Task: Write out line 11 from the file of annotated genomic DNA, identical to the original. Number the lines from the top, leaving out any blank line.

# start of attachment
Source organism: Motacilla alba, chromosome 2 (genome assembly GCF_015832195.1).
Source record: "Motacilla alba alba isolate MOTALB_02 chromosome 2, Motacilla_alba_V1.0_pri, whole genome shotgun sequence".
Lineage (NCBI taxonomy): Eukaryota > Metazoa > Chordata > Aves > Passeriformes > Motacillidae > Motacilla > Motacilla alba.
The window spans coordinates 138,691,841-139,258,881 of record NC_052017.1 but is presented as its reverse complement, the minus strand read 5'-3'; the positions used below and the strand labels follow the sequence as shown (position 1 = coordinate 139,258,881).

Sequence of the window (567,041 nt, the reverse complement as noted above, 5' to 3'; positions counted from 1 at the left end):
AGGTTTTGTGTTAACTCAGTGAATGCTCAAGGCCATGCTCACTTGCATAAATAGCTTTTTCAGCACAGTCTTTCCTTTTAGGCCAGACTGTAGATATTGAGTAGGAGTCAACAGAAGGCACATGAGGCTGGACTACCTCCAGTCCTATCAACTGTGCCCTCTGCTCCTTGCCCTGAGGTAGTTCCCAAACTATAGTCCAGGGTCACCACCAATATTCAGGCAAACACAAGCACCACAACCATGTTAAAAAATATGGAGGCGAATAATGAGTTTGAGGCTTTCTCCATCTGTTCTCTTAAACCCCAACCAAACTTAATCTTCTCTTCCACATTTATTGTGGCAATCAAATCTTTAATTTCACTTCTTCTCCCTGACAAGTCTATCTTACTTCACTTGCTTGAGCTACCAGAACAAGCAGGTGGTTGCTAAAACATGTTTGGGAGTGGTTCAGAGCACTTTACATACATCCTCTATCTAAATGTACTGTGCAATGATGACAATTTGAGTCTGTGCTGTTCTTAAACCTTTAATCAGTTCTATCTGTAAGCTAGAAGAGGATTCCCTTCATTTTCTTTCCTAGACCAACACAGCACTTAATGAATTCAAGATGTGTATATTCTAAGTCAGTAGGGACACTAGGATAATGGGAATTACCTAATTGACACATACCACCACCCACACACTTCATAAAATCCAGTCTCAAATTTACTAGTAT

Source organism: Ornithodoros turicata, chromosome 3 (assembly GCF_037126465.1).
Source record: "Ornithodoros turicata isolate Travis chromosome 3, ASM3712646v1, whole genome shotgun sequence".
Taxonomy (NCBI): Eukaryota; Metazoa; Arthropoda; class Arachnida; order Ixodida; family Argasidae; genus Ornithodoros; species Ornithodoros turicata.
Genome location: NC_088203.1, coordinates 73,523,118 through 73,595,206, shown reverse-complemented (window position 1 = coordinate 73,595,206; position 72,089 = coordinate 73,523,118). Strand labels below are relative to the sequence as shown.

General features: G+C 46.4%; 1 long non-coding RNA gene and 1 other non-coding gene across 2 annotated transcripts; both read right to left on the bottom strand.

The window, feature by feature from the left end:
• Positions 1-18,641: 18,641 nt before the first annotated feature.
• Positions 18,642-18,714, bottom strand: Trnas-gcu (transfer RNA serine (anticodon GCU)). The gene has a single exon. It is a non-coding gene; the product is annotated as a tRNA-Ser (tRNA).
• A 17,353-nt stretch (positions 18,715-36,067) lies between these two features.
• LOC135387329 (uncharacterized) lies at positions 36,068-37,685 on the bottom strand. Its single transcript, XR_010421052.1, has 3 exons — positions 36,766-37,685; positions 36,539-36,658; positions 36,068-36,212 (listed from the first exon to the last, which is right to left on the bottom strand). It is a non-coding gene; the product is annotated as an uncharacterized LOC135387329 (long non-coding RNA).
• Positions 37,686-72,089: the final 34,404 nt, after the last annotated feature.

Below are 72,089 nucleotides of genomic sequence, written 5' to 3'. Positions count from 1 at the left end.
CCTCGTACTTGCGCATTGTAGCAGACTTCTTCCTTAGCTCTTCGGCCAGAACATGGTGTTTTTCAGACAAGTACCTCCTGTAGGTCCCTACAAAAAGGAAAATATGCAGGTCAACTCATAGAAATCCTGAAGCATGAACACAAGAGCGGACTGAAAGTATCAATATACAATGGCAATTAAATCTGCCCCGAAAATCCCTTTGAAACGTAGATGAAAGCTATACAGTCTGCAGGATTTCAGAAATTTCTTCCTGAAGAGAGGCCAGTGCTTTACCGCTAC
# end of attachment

General features: G+C 46.4%; 1 long non-coding RNA gene and 1 other non-coding gene across 2 annotated transcripts; both read right to left on the bottom strand.